Spring 2003


Statistics, expression, economy and a tactile display of the passage of time

Eye 43 included a single spread labelled ‘Overprinting techniques: some examples and a call for submissions’. Featuring work by Paul Cox, the Office of CC, Michael Renner and others, it was intended to complement Eric Kindel’s authoritative essay ‘When 1+1=3’, which showed several examples of overprinting techniques from the mid-twentieth century. We also invited readers, practitioners and connoisseurs, to submit examples of overprinting techniques: their own projects, or materials they had collected.

Most examples were submitted by their authors – designers and art directors – though one aficionado on Why Not’s Christmas card list drew our attention to that practice’s seasonal offering, and a Wire subscriber pointed out Non-Format’s fondness for both actual and ersatz overprinting in the cd package and feature spreads shown in these pages. And despite many differences in style, form, resources, scale and creative ambition, all the examples shown here have one thing in common: an indulgent client.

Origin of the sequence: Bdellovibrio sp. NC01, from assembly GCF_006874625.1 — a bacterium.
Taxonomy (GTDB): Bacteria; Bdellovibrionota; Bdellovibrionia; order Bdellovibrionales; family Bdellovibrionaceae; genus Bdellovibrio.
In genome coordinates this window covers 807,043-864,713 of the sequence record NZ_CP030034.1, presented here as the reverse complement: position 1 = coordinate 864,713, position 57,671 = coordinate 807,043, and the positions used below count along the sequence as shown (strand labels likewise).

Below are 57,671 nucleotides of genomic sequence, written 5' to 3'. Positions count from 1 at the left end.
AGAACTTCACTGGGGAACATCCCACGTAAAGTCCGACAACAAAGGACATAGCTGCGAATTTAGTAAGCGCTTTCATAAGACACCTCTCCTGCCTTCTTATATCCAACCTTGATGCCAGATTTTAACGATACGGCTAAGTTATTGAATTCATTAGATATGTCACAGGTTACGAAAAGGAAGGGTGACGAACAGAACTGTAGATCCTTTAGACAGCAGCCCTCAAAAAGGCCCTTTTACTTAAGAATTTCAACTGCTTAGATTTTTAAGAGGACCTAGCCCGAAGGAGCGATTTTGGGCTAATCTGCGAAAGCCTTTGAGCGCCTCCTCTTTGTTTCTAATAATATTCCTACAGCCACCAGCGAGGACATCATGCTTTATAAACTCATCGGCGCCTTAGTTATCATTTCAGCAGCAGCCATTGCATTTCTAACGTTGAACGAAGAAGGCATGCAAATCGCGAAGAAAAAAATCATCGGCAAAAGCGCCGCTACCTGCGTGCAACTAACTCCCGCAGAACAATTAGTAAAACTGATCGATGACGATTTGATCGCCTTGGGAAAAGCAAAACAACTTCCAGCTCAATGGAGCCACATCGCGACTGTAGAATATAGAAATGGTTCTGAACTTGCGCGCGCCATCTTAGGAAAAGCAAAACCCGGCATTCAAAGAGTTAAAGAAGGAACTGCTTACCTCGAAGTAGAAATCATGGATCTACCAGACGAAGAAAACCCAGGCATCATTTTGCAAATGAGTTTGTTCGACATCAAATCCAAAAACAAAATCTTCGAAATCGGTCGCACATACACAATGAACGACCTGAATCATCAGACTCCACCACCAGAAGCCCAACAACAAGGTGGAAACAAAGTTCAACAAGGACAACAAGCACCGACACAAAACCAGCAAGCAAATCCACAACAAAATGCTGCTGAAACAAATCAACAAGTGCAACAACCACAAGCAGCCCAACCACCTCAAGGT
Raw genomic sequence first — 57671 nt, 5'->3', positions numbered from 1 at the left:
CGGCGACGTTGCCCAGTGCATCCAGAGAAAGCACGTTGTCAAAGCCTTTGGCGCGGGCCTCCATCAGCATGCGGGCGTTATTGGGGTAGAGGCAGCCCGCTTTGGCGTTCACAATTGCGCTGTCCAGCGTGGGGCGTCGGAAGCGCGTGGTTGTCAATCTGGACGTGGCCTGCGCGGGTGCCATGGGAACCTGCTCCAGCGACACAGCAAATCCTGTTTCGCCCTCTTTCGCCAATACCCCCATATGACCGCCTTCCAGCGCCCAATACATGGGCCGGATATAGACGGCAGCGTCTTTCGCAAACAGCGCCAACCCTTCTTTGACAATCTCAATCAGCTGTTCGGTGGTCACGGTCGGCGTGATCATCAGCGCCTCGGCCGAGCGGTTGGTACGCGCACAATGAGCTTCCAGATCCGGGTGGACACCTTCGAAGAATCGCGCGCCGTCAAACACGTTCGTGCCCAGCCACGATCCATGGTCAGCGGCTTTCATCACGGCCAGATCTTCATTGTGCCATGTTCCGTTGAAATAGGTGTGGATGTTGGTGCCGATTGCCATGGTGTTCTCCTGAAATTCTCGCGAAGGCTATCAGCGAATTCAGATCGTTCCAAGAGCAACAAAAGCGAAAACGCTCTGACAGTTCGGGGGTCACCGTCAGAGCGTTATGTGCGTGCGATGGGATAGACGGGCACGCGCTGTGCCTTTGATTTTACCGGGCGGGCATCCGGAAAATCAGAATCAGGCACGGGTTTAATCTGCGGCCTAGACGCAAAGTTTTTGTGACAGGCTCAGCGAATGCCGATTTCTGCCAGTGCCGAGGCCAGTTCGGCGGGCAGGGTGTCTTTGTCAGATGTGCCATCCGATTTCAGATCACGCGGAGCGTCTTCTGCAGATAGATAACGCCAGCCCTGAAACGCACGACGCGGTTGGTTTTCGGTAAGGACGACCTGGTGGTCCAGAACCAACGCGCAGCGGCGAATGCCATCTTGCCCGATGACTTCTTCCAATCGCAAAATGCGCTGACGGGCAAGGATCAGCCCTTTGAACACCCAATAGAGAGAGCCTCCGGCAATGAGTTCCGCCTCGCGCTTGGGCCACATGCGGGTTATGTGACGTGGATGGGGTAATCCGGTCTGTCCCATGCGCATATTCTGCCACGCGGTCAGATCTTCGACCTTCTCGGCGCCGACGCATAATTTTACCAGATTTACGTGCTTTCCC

Sandypress, in the grand tradition of print industry design sponsors, uses Draught Associates’ posters to communicate with potential clients. The annual 365 , for the AIGA, is unashamedly a book of graphic design for graphic designers, using overprinting as a structural component, that, in the words of Studio Blue’s Cheryl Towler Weese, ‘helps bring potentially boring statistics alive.’ Following a similar path, the mass of facts and figures in a well funded annual report gave BamberForsyth:Fitch a chance to play with specials and spot varnish.

The Leaf Label, dealing in fashionable, but ‘difficult’ music and soundscapes, uses creative design as part of its sales pitch, and The Wire is similarly adventurous in its editorial design. And for Blotto and Dor’s calendar and the Eureka! poster, the clients are the design practices.

Cultural clients, as sympathetic to unconventional design as they are eager to keep budgets low, often provide opportunities for creative over-printing, as we see from some of the flyers and catalogues shown here. In materials such as the posters by Draught and SV, and Müller+Hess’s gallery programmes (see Eye no. 32 vol. 8), the printed work becomes a multi-layered record of time passing, as successive events are marked by each pass of the press. The anxiety of time’s weary course, given the mixed feelings that can attend a reunion of old classmates, twenty years on, can be felt in Stefan Sagmeister’s invitation. His solution: to print over a random collection of 1981 LPs, solid, physical ghosts of that pre-MP3, pre-CD era.